Recently, a customer in my store asked me to honor a gift card that had expired several years ago. I honored it, but did I have to? In the future, can I impose an “inactivity fee” for gift cards?
The law does not distinguish between “gift certificates” and “gift cards.” In California, the general rule is that gift cards or certificates cannot contain an expiration date. There are many exceptions to that rule, however. Cards that can be used at multiple stores, like “mall cards” can have an expiration date, but it must be printed on the card.
Cards and certificates sold in or after 1998 can be exempt from the general rule if they have an expiration date printed in capital, 10-point or larger type and are either 1) free and part of an award or promotional program, 2) donated or sold below face value to a nonprofit for a fundraiser or 3) for perishable food products.
You are not required to redeem a gift certificate for cash unless the card’s value is less than $10, but you are required to either redeem the card or certificate for its cash value or replace it with a new certificate or card at no cost. Businesses should develop a policy to handle these situations.
You’re also generally not allowed to include a service or non-use fee for issuing or accepting gift cards, but again, there are many exceptions to this rule. You may charge an inactivity fee if you allow gift cards to be “reloaded,” each card clearly describes the inactivity fee policy on its face, the card hasn’t been used for 24 consecutive months, the value remaining on the card is $5 or less each time you assess the fee, and the inactivity fee is $1 per month or less.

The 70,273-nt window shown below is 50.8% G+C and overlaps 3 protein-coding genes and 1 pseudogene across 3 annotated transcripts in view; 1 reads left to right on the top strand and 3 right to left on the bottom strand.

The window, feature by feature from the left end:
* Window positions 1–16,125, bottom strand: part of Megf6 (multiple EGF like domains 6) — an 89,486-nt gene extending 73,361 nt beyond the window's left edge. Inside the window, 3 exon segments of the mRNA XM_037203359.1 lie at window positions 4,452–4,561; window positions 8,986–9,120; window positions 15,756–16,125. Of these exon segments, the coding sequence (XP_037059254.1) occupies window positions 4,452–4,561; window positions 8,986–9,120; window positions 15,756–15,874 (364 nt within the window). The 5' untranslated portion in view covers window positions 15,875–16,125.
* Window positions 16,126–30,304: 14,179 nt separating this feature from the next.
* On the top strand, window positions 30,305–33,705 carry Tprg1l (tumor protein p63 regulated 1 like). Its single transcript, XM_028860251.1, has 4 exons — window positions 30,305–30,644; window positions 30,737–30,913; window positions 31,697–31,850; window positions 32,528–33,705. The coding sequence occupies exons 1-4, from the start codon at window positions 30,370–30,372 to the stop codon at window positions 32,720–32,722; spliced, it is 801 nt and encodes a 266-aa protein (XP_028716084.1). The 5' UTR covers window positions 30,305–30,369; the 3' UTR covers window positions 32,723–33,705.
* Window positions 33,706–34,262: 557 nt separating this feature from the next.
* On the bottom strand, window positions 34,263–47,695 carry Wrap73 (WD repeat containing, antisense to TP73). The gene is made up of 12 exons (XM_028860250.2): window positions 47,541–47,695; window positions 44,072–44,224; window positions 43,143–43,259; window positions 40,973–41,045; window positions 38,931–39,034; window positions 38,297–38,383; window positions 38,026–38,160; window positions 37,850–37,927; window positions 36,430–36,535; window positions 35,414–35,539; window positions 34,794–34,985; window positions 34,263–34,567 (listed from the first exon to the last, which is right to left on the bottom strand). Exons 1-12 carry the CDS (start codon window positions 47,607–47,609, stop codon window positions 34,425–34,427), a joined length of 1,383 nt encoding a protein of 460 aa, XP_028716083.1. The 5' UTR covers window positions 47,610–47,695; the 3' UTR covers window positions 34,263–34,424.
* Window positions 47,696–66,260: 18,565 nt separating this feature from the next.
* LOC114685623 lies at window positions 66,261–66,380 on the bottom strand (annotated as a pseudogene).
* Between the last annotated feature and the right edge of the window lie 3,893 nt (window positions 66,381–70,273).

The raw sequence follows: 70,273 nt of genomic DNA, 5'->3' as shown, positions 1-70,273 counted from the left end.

If you’re going to impose an inactivity service fee, you may also want to set a store policy that says customers can’t purchase a new gift card with an old card to circumvent your inactivity policy.
If you’re going to sell gift cards or certificates, make sure you develop a clear, written store policy and make sure your employees apply it consistently. Customers cannot waive California gift card and certificate protections even by agreement. Keep in mind also that the law prohibits selling cards and certificates in a deceptive manner, so it doesn’t pay to try to conceal fees or restrictions.
Mary Luros is a business law attorney with Hudson & Luros LLP in Napa, and can be reached at firstname.lastname@example.org. The information provided here is not legal advice, nor does it form an attorney-client relationship with the author. The author makes no representations as to the reliability or accuracy of the above information.